From various NBC News producers/writers
NBC News has obtained an advanced copy of Sarah Palin's new book, "Going Rogue: An American Life" Below are some of the fascinating excerpts, thanks to the tireless efforts of the fine folks working the late shift. The excerpts are presented in order as they appear in the book.
-- On Carter and Reagan: "I had followed the Iran hostage crisis and remember wondering why President Jimmy Carter didn't act more decisively. From my high schooler's perspective, I thought the question was, Why did he allow America to be humiliated and pushed around? The new president being sworn in radiated confidence and optimism. The enemies of freedom took notice. In years to come people would ask, What did he have that Carter didn't? To me the answer was obvious. He had a steel spine.
-- On giving birth for the first time: "I was quite a cocky young mom-to-be. I'd gone through the requisite childbirth class (we were going to use the Lamaze method), and, being an athlete used to pain, I figured, How tough could giving birth be? Oh. My. Gosh. I thought I was going to die. In fact, I began to pray that I would die. . . . I gritted my teeth and willed myself not to scream."
-- On the political environment in Juneau (Alaska's capital): "Politically, Juneau always had a reputation for being a lot like Animal House: drinking and bowling, drunken brawls, countless affairs, and garden-variety lunchtime trysts. It's been known at times to be like a frat house filled with freshmen away from their parents for the very first time. At other times, the capital city's underside was even darker: clandestine political liaisons and secret meetings, unethical deeds and downright illegal acts. . . . In short, it was a lot like Washington, D.C."
-- On learning their baby had Down's Syndrome: 'Todd said, "It's going to be okay."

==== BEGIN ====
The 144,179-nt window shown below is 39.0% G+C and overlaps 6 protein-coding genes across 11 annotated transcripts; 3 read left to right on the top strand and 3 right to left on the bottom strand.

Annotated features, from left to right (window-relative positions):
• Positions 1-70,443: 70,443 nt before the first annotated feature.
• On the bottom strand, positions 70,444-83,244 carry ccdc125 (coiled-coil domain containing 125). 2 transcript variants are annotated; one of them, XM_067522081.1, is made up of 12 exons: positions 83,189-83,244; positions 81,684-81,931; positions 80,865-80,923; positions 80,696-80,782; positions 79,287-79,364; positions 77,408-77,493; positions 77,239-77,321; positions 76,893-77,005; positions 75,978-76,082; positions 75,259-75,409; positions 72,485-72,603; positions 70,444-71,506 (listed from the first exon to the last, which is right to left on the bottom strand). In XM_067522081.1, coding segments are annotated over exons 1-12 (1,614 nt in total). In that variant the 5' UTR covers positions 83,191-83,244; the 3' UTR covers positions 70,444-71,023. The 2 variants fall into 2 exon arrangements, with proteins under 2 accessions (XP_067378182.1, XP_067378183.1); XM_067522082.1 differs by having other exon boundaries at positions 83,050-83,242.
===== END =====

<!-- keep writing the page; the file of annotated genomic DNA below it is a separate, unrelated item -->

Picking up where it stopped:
I asked if he had the same question I had: "Why us?" He looked genuinely surprised by my question and responded calmly, "Why not us?"
-- On learning of Bristol's pregnancy: "The month after Trig was born, Bristol came to Todd and me and told us the shocking news that she was pregnant. Truthfully, I was devastated for my daughter. It wasn't the morality of the situation--what was done was done. It was that I saw her future change in an instant."
-- On how the Bristol news was handled by the campaign: "We were not giddy-happy that our unwed teenage daughter was pregnant, as the press release suggested. Todd and I were proud of Bristol's selfless decision to have her baby and her determination to deal with difficult circumstances by taking responsibility for her actions. But in no way did I want to send the message that teenage pregnancy was something to endorse, much less glamorize."
And now some campaign related excerpts:
-- On getting the call from McCain: "For some reason, when the call came at the State Fair, it didn't come as a huge shock. ... I certainly didn't think, Well, of course this would happen. But neither did I think, What an astonishing idea."
-- On her belief in creationism and how she debated McCain manager Steve Schmidt about it: "But your dad's a science teacher," Schmidt objected. "Yes." "Then you know that science proves evolution," added Schmidt. "Parts of evolution," I said. "But I believe that God created us and also that He can create an evolutionary process that allows species to change and adapt." Schmidt winced and raised his eyebrows. In the dim light, his sunglasses shifted atop his hear. I had just dared to mention the C-word: creationism. But I felt I was on solid factual ground.
-- On Hillary Clinton: "Should Secretary Clinton and I ever sit down over a cup of coffee, I know that we will fundamentally disagree on may issues, but my hat is off to her hard work on the 2008 campaign trail. Compared to the guys she squared off against, a lot of her supporters think she proved what Margaret Thatcher proclaimed: "If you want something said, ask a man. If you want something done, ask a woman."
-- On meeting Tina Fey at "SNL": "The campaign's "Fey Fears" turned out to be overblown. Instead, when I met her, she was friendly and gracious. ... Without managers and handles swarming around ... it was just a nice mom moment. "Believe it or not, I've got Republicans in my family," Tina said, smiling. "Believe it or not," I said, 'I've got Democrats in mine."
-- On the reports of her lavish clothes spending, courtesy of the RNC: "My family was made to look like a herd of hillbillies who had come to the big city and started living high on the hog, and that hurt me for them."